Well it comes with a huge price tag. The governor’s commission on infrastructure came back and said in order to really fix the problem that we have, it’s going to cost $4 billion a year for, like, 20 years. So the governor, even though he’s got a super majority in the legislature, can’t seem to get the Republicans to agree to figure out how to pay for that. We haven’t seen a meaningful plan put on the table that looks like they can get it passed. Now, President Trump is talking infrastructure, but what does that mean in terms of the reality of money coming back to Michigan so that we can put it into our roads? And how do we have confidence that that’s where the money will ultimately go?


As Governor, what would be the priority items for Detroit?

 I really believe that a strong governor can do a lot of things to help with the school system in Detroit. Putting some accountability into charter schools. I understand that choice makes sense for a lot of families, but they better be working. Too many charter schools are not working for students. And so it’s not really a quality choice. Choice, in and of itself, is not accessible. You want to have a good choice, and accessible choice, to ensure that we’re not closing schools that don’t work, but that we’re fixing them to make sure that they do. Charter schools in Michigan? 84 percent are for profit. The next highest percentage of for profit schools is 12 percent. So that tells you how backward our policy is in Michigan. And a strong governor can change that. You don’t need to go through the legislature like Governor Snyder chose to. And I think that might be because of relationships with the [Dick and Betsy] DeVos crowd out on the west side of the state.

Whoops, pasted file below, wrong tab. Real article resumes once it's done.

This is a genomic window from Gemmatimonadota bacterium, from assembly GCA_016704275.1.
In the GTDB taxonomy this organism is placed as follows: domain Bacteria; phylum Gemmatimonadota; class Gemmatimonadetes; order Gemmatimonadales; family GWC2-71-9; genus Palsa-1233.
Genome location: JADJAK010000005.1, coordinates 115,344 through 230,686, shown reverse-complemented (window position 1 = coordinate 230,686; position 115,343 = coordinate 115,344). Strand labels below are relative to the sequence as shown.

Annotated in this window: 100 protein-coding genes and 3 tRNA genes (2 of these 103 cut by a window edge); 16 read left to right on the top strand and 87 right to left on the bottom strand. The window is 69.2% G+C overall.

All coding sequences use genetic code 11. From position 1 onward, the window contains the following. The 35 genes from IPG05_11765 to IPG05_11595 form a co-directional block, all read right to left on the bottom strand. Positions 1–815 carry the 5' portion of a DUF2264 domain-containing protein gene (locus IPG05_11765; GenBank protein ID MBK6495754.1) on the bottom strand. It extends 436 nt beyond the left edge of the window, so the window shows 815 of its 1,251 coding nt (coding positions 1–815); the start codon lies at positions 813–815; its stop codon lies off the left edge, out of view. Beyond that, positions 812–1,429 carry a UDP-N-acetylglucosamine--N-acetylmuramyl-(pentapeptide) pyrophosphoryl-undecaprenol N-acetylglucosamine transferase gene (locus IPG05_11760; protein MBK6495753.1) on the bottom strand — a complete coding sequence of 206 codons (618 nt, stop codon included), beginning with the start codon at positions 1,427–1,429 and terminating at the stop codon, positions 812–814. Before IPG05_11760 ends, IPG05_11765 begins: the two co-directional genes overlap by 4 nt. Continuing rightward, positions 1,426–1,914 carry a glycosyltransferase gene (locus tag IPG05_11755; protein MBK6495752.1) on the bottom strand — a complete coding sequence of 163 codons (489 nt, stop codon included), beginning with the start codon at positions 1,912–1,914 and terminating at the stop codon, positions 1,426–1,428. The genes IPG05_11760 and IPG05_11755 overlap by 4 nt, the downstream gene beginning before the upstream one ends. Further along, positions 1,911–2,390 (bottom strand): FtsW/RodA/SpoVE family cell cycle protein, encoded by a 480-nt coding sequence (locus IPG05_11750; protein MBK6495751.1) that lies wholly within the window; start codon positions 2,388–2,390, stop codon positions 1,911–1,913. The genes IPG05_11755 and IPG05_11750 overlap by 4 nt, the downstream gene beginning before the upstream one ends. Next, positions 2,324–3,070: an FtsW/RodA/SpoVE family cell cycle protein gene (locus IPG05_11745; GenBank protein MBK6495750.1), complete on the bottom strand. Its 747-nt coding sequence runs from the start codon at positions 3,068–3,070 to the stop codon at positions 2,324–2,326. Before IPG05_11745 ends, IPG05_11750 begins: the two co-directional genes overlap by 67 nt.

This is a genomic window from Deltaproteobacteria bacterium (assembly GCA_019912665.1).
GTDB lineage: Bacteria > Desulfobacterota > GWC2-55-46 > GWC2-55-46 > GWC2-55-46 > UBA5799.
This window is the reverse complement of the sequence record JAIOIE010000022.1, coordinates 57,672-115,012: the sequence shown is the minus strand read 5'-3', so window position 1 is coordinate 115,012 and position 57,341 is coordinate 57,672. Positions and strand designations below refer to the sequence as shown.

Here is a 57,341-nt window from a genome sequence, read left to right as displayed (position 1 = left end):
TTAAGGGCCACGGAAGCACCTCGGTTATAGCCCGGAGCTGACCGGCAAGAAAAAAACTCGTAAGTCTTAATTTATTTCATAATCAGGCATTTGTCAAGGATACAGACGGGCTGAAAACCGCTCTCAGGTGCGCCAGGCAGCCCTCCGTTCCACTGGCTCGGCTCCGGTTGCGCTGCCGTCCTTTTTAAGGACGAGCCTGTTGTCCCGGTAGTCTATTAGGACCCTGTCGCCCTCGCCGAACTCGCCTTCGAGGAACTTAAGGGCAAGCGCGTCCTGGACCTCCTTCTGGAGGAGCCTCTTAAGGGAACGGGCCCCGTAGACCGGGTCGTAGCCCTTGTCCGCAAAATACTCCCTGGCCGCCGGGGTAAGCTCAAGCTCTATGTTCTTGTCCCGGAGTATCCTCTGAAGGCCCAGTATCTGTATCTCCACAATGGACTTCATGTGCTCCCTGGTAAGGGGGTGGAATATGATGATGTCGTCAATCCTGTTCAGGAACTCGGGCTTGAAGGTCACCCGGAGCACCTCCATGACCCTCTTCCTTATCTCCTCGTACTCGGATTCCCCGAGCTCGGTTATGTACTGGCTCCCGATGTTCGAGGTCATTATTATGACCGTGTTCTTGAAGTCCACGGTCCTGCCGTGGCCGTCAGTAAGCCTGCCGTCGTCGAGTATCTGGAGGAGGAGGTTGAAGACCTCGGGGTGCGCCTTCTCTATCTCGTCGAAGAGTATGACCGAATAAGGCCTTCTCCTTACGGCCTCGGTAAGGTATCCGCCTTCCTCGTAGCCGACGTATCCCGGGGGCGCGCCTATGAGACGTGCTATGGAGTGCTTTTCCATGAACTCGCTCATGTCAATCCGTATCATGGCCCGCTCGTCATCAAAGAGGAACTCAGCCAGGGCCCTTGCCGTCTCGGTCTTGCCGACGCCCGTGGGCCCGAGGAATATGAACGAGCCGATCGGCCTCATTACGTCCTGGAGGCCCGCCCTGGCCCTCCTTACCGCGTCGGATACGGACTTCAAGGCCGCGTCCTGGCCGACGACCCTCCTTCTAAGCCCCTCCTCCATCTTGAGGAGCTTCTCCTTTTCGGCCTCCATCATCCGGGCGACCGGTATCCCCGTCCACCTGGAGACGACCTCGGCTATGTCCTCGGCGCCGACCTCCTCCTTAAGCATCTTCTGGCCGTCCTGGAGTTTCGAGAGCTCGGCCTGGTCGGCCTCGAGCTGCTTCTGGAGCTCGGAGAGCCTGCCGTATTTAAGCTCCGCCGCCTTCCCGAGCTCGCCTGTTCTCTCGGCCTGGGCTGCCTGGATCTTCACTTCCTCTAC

How will you handle the overwhelmingly Republican legislature?